The reason I used plywood that way was so I could hang heavy sculptures and artifacts whereever I felt like and not be constrained by having to locate wall studs and install only over those.

This method of course requires replacing or extending the window sills and soforth, but since I was planning to replace the windows and multi painted over cheap pine window trim anyway- it didn't make any difference.

You would do well to add more insulation in the attic either additionally or instead of the walls, my attic had cellulose blown-in insulation there too, I bought a bunch of bales and got the machine and added enough depth up there to make it around R100.

Probably the biggest difference was replacing the single pane windows with dual argon filled windows, and I saw an immediate measurable savings. For example, in my kitchen which was originally the back porch till about 1950, the old windows would ice over inside when it was very cold, as a result the room, which is where my desk is was always cold and drafty, that meant having to run a 1500 watt space heater on me.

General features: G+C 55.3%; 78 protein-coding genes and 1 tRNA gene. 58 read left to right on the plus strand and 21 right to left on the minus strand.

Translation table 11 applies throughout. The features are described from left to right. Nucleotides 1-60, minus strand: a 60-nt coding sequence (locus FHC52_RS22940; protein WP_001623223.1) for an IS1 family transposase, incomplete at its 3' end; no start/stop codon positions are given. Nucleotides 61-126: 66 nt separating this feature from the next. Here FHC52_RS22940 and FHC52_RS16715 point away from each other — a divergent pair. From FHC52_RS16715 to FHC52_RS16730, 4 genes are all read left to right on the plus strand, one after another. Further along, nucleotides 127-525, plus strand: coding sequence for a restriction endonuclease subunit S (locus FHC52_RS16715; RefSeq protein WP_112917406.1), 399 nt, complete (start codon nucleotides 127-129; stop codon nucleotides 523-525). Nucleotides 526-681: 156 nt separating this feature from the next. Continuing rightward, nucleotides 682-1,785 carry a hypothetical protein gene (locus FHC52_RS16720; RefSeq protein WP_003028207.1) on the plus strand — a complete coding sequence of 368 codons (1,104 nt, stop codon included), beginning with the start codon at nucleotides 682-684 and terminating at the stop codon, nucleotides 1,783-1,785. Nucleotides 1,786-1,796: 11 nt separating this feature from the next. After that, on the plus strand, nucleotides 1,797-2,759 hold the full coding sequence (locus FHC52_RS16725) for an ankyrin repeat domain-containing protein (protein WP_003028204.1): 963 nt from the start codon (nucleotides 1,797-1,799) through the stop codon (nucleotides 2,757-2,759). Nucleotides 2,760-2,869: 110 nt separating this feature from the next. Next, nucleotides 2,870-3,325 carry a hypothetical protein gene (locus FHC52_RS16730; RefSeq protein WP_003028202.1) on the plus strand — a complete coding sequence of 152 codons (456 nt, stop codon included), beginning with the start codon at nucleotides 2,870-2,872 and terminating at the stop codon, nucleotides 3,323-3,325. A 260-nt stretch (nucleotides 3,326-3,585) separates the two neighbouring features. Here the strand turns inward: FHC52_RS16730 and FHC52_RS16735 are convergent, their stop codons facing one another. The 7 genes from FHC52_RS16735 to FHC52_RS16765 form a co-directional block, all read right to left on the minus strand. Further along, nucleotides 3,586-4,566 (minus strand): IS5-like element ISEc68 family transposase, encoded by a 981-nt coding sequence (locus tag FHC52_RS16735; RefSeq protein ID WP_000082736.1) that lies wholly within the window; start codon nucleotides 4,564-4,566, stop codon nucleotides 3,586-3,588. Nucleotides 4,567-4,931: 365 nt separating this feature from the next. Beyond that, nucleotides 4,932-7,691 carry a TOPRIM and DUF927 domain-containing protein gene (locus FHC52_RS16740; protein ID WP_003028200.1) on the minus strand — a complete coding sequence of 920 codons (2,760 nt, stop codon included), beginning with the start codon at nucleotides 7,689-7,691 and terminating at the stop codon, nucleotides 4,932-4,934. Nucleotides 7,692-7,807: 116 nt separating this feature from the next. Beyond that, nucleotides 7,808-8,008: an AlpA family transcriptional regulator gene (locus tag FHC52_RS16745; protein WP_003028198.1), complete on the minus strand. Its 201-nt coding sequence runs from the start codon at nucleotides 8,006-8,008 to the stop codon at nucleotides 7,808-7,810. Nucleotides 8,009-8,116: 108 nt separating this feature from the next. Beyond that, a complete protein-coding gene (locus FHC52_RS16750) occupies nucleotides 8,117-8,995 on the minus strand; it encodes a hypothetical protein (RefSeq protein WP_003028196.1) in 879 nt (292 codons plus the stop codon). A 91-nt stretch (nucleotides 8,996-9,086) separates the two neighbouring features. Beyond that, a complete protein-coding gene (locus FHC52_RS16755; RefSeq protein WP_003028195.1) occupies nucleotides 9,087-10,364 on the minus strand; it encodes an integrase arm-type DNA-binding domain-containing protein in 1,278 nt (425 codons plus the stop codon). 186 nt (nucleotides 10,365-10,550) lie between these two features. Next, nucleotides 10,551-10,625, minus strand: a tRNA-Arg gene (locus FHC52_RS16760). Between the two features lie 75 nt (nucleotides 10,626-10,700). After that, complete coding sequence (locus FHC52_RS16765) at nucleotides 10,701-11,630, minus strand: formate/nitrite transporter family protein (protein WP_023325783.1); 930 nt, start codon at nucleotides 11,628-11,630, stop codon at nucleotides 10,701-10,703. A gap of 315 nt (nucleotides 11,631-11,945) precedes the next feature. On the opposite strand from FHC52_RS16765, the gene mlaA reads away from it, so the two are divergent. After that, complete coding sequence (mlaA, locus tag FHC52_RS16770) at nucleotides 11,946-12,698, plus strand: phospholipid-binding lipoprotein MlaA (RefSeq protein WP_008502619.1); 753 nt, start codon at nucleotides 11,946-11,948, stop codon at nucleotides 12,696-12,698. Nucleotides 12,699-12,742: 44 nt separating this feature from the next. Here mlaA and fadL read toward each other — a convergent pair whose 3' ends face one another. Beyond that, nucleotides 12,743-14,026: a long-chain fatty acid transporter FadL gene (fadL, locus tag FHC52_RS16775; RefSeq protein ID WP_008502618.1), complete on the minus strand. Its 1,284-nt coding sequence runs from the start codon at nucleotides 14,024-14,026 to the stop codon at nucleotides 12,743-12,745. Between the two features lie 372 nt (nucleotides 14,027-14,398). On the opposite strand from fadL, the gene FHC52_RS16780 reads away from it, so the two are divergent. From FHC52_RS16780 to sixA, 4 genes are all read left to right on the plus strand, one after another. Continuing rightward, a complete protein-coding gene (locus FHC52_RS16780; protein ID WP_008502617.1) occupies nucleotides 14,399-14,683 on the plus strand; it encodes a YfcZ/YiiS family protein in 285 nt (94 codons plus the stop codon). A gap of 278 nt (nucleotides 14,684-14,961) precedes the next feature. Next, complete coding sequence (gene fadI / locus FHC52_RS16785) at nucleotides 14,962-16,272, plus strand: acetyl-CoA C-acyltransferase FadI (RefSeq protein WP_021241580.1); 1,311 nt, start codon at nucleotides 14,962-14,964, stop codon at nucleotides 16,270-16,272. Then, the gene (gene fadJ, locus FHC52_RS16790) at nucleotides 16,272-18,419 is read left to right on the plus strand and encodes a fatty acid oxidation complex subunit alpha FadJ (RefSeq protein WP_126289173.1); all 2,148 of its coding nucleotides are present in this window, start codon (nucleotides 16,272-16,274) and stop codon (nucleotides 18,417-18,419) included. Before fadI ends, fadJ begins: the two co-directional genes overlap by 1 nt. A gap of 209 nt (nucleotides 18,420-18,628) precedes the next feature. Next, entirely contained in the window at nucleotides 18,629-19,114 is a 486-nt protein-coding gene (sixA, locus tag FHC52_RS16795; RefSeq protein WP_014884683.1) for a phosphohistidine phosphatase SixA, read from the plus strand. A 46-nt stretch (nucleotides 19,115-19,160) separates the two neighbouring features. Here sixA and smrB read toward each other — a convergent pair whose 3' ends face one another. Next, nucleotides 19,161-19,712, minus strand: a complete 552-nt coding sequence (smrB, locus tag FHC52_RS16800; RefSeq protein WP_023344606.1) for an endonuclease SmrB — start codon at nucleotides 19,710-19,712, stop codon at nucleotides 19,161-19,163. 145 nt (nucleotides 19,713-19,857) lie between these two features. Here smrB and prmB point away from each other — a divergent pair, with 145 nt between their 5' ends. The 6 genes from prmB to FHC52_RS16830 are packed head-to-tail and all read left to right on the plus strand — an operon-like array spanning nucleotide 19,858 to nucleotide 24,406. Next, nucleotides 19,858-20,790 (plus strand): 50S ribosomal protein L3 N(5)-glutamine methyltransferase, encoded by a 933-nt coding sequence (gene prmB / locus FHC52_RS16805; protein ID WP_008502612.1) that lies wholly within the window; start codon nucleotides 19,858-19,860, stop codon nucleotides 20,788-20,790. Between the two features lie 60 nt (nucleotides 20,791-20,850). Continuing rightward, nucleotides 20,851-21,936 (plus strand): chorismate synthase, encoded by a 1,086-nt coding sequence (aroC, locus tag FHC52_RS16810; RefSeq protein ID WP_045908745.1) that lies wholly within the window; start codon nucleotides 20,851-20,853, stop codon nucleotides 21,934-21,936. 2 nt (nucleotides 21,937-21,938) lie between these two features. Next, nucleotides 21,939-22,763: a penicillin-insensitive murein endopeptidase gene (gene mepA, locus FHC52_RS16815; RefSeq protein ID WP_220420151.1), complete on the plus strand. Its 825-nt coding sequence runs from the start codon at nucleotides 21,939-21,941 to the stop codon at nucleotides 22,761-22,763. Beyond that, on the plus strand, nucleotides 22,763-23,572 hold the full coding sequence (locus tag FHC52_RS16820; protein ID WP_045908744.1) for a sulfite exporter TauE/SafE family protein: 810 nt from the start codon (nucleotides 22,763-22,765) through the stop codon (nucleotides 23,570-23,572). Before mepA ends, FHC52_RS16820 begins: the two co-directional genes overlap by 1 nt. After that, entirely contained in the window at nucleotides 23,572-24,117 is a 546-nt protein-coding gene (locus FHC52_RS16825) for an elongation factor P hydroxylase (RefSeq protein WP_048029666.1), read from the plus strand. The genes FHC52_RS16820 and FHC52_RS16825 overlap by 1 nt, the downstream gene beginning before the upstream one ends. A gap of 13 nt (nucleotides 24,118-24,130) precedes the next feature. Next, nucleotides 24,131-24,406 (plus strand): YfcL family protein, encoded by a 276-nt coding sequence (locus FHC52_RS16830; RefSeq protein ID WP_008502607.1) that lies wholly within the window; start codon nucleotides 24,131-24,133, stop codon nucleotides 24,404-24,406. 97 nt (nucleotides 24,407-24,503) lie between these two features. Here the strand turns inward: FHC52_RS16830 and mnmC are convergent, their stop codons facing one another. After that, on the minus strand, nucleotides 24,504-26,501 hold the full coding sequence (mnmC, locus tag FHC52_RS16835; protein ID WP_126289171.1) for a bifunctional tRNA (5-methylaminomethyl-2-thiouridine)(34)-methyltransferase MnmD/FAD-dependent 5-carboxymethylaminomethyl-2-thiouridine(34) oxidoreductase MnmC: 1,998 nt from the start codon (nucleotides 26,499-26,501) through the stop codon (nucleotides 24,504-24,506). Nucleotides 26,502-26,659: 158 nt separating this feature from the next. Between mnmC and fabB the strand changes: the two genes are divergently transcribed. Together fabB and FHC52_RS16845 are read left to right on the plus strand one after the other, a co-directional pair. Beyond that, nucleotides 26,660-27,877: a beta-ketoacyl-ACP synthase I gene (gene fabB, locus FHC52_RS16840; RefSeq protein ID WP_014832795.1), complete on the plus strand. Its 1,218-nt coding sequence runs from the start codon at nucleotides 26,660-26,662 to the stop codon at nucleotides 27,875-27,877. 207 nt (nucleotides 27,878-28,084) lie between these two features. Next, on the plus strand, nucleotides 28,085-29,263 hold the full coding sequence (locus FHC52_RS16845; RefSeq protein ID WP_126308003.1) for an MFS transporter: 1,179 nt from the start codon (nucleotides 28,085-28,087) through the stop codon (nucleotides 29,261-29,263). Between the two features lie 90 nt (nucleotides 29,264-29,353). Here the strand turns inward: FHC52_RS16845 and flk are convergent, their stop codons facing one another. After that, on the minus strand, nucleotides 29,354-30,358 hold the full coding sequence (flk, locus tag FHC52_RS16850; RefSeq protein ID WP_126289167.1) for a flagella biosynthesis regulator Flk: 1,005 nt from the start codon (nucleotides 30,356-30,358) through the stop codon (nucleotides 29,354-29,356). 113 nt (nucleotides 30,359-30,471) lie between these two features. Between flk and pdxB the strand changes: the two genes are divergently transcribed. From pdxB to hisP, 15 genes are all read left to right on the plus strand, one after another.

Soon as I replaced the 3 windows in the kitchen with dual pane windows I saw an immediate drop in my electric bill of about $35/mo because I was able to get rid of the electric space heater entirely.
Before I was running it about 7 hours a day M-F and about 16 hours Sat and 16 on Sun.

The way I figured it, every 4 months not using that heater pays for one window, it was a dramatic difference I could feel as well as see on my bill.
I no longer feel the drafts caused by convection of the cold glass.

I also had to have the heater in my bedroom at night on low, but replacing those two windows I no longer need the heater there either.